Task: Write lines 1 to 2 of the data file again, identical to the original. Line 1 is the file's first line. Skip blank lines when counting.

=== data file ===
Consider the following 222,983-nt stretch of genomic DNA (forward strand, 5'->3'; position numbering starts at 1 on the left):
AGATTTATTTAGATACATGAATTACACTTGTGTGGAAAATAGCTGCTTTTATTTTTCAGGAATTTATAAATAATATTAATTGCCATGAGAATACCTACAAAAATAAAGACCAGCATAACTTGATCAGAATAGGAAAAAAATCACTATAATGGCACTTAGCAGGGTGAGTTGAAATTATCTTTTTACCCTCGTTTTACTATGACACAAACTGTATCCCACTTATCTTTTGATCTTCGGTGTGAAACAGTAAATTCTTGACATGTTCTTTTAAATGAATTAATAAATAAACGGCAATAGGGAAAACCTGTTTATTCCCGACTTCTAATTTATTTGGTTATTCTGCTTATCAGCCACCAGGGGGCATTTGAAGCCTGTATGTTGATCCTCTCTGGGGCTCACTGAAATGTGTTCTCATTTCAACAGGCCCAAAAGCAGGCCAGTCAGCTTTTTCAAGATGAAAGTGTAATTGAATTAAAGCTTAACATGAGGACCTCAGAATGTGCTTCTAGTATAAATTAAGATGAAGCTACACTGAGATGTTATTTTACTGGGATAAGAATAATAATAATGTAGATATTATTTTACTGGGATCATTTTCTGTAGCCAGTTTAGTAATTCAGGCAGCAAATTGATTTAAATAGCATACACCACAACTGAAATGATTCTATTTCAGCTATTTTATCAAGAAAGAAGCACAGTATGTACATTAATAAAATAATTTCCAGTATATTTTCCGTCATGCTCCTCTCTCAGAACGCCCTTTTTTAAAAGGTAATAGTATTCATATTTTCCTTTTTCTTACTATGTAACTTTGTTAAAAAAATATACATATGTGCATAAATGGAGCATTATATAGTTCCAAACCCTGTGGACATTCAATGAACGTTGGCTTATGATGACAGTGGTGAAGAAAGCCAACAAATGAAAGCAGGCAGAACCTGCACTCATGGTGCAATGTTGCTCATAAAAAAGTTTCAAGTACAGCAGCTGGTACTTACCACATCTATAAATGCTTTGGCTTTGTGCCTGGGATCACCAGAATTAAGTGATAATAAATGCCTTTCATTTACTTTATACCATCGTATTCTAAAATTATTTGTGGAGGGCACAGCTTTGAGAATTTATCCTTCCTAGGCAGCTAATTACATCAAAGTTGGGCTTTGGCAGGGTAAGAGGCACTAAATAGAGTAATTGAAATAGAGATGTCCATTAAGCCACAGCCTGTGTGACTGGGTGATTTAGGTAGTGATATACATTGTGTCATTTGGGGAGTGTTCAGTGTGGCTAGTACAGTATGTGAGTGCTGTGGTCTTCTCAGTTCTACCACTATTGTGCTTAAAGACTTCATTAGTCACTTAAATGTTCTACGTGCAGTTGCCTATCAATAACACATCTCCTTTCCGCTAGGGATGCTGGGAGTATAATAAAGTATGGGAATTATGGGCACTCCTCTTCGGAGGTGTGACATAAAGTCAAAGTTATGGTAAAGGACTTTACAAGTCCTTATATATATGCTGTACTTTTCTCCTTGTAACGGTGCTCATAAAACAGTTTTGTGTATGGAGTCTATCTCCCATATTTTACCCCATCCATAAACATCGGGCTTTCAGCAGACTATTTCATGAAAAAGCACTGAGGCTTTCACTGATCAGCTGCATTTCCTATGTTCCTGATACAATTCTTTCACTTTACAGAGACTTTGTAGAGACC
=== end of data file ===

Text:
Consider the following 222,983-nt stretch of genomic DNA (forward strand, 5'->3'; position numbering starts at 1 on the left):
AGATTTATTTAGATACATGAATTACACTTGTGTGGAAAATAGCTGCTTTTATTTTTCAGGAATTTATAAATAATATTAATTGCCATGAGAATACCTACAAAAATAAAGACCAGCATAACTTGATCAGAATAGGAAAAAAATCACTATAATGGCACTTAGCAGGGTGAGTTGAAATTATCTTTTTACCCTCGTTTTACTATGACACAAACTGTATCCCACTTATCTTTTGATCTTCGGTGTGAAACAGTAAATTCTTGACATGTTCTTTTAAATGAATTAATAAATAAACGGCAATAGGGAAAACCTGTTTATTCCCGACTTCTAATTTATTTGGTTATTCTGCTTATCAGCCACCAGGGGGCATTTGAAGCCTGTATGTTGATCCTCTCTGGGGCTCACTGAAATGTGTTCTCATTTCAACAGGCCCAAAAGCAGGCCAGTCAGCTTTTTCAAGATGAAAGTGTAATTGAATTAAAGCTTAACATGAGGACCTCAGAATGTGCTTCTAGTATAAATTAAGATGAAGCTACACTGAGATGTTATTTTACTGGGATAAGAATAATAATAATGTAGATATTATTTTACTGGGATCATTTTCTGTAGCCAGTTTAGTAATTCAGGCAGCAAATTGATTTAAATAGCATACACCACAACTGAAATGATTCTATTTCAGCTATTTTATCAAGAAAGAAGCACAGTATGTACATTAATAAAATAATTTCCAGTATATTTTCCGTCATGCTCCTCTCTCAGAACGCCCTTTTTTAAAAGGTAATAGTATTCATATTTTCCTTTTTCTTACTATGTAACTTTGTTAAAAAAATATACATATGTGCATAAATGGAGCATTATATAGTTCCAAACCCTGTGGACATTCAATGAACGTTGGCTTATGATGACAGTGGTGAAGAAAGCCAACAAATGAAAGCAGGCAGAACCTGCACTCATGGTGCAATGTTGCTCATAAAAAAGTTTCAAGTACAGCAGCTGGTACTTACCACATCTATAAATGCTTTGGCTTTGTGCCTGGGATCACCAGAATTAAGTGATAATAAATGCCTTTCATTTACTTTATACCATCGTATTCTAAAATTATTTGTGGAGGGCACAGCTTTGAGAATTTATCCTTCCTAGGCAGCTAATTACATCAAAGTTGGGCTTTGGCAGGGTAAGAGGCACTAAATAGAGTAATTGAAATAGAGATGTCCATTAAGCCACAGCCTGTGTGACTGGGTGATTTAGGTAGTGATATACATTGTGTCATTTGGGGAGTGTTCAGTGTGGCTAGTACAGTATGTGAGTGCTGTGGTCTTCTCAGTTCTACCACTATTGTGCTTAAAGACTTCATTAGTCACTTAAATGTTCTACGTGCAGTTGCCTATCAATAACACATCTCCTTTCCGCTAGGGATGCTGGGAGTATAATAAAGTATGGGAATTATGGGCACTCCTCTTCGGAGGTGTGACATAAAGTCAAAGTTATGGTAAAGGACTTTACAAGTCCTTATATATATGCTGTACTTTTCTCCTTGTAACGGTGCTCATAAAACAGTTTTGTGTATGGAGTCTATCTCCCATATTTTACCCCATCCATAAACATCGGGCTTTCAGCAGACTATTTCATGAAAAAGCACTGAGGCTTTCACTGATCAGCTGCATTTCCTATGTTCCTGATACAATTCTTTCACTTTACAGAGACTTTGTAGAGACC